Faculty Practice supports Sheridan Health Services, Inc.
The University of Colorado College of Nursing (CON) has been awarded a $1.5 million grant from the U.S. Department of Health and Human Services (HHS) to support the college’s faculty practice at Sheridan Health Services (SHS), Inc. SHS is a CON nurse-managed, 501c3 subsidiary providing health care to the underserved of Sheridan, Colo. and surrounding communities. With this funding, the clinic has been granted Federally Qualified Health Center (FQHC) New Access Point status by HHS.
“The College of Nursing has been involved with Sheridan since the mid-‘90’s,” said Amy Barton, PhD, RN, FAAN, professor and associate dean for Clinical and Community Affairs, and the Daniel and Janet Mordecai Rural Health Nursing Endowed Chair at the College. “The original pediatric School-Based Clinic was founded in 1995 by The Children’s Hospital, now Children’s Hospital Colorado, and Nurse Practitioners (NPs) from our college have provided health care at the clinic since that time. Our expanded clinic, Sheridan Health Services, opened in May 2011 and provides primary care and mental health services to Sheridan and surrounding community residents of all ages. Adding adult services provides a unique opportunity to expand the services originally provided in the School-Based clinic to all of the underserved of Sheridan.”
Barton is the principal investigator who received the grant award.
Erica Schwartz, DNP, CNM, RN, assistant professor and director of midwifery services at the College of Nursing, and executive director of Sheridan Health Services (SHS) said “We are thrilled to be the recipients of the FQHC New Access Point. The designation and funding will positively impact the provision of healthcare services to individuals in Sheridan and the surrounding communities.”
The grant will support increased access to care. Operating two clinics – a school-based health center attached to Sheridan Middle School and a community clinic on Fort Logan – SHS provides healthcare services to patients ranging from newborns to seniors citizens. Offering primary care, behavioral health services, substance abuse treatment, dentistry services and prenatal care, SHS provides comprehensive, quality healthcare to otherwise underserved populations.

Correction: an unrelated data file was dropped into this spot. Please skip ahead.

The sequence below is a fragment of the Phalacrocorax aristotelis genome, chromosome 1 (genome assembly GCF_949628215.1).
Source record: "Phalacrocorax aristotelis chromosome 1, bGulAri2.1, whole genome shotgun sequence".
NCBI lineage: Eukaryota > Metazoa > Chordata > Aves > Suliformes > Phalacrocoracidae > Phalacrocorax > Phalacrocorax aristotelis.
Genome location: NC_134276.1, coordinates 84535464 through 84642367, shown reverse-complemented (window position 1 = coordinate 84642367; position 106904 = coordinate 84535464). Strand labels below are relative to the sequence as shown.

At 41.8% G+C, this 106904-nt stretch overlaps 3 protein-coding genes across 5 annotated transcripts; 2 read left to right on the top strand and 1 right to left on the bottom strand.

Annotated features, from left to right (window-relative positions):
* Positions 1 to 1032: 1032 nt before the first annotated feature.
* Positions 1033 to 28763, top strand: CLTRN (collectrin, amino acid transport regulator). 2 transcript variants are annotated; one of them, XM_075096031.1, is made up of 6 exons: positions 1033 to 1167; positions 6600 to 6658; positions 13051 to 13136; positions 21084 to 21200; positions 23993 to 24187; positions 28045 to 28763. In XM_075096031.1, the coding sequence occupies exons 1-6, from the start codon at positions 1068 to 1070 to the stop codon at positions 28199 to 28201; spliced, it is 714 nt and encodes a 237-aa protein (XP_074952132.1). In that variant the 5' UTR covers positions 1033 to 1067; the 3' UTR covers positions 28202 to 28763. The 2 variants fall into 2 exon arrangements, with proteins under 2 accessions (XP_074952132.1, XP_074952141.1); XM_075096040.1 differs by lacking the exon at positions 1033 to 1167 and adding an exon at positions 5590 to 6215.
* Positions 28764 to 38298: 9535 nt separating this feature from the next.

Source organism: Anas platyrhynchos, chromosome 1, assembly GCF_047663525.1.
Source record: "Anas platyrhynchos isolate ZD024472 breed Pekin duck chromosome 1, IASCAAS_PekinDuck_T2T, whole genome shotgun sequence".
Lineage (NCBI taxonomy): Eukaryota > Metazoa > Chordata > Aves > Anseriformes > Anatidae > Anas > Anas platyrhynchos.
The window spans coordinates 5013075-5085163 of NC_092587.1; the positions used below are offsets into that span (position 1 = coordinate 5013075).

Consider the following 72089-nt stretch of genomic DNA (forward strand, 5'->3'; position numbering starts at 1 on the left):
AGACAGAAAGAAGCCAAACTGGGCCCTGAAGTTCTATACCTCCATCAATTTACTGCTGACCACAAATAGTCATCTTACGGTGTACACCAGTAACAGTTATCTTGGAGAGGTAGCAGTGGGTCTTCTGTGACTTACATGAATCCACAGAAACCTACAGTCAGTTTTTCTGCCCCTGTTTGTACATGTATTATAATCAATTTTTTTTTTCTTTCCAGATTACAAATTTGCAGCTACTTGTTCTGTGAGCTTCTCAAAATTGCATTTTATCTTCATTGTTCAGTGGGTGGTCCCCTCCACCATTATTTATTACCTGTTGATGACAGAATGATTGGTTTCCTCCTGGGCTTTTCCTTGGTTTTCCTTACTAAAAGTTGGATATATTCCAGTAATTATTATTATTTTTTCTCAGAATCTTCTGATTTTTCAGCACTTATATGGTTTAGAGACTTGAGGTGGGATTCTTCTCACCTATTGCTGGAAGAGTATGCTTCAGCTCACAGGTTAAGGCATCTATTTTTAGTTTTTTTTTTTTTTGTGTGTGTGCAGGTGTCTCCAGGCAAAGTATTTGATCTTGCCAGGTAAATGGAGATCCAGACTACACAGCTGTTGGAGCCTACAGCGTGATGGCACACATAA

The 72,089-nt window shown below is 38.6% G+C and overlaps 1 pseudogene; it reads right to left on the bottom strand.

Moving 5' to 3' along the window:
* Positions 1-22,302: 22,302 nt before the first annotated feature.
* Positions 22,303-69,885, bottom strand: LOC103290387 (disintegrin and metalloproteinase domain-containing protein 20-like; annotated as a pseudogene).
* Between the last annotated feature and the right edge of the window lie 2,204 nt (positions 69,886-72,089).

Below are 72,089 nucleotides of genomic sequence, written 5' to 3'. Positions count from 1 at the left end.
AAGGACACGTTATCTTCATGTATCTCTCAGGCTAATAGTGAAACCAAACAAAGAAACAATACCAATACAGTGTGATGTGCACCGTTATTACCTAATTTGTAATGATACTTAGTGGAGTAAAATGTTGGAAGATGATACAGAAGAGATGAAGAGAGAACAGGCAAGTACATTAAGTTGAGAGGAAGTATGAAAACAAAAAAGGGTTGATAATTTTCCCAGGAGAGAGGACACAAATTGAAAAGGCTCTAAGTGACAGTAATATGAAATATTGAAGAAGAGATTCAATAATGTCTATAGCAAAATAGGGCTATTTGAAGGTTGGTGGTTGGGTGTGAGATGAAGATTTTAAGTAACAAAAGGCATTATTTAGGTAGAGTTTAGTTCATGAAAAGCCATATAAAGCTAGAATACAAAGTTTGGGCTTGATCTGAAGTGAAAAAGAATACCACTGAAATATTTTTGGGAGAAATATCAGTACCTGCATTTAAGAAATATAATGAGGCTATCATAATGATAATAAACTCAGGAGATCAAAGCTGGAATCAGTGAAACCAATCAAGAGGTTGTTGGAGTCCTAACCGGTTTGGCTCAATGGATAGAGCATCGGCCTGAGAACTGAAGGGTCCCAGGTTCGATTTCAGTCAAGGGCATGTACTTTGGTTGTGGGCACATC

“The two health care centers work because they target individuals at the neighborhood level where national policy and social realities meet,” Schwartz said. “Caring, compassion and connectedness are germane to the environment and intertwined with the healthcare delivery. Providers treat the whole family, not as separate individuals but as a community whose members share an environment of health risks and health opportunities.“
Nurse-managed health centers expand the definition of healthcare to deal with some of the most serious problems facing American society including family, adolescent and neighborhood violence; drug addictions; emotional disturbances; and the environmental aspects of diseases, including asthma, obesity and birth defects. SHS functions as a patient-centered medical home aimed to establish community-based interdisciplinary teams that promote access to care across the lifespan.
“This is a very important milestone for Sheridan Health Services,” said Patricia Moritz, PhD, RN, FAAN, professor and dean of the College of Nursing. “The funding will enhance health care opportunities for the people of Sheridan and enable the college to expand clinical experiences for our Advanced Practice nurse practitioner and nurse midwifery students as clinic services increase.”
In total, 219 health centers across the U.S. were awarded FQHC New Access Point designation.
About the University of Colorado College of Nursing
Located at the Anschutz Medical Campus in Aurora, Colo., the University of Colorado College of Nursing offers some of the highest ranked programs in the country — from bachelor’s through doctoral degrees and post-graduate certificate programs. The college offers several specialties through its master’s program and the only PhD program in clinical research in Colorado. It also is the birthplace of nurse practitioner education and the caring movement, and was one of the first schools in the country to offer a Doctor of Nursing Practice program.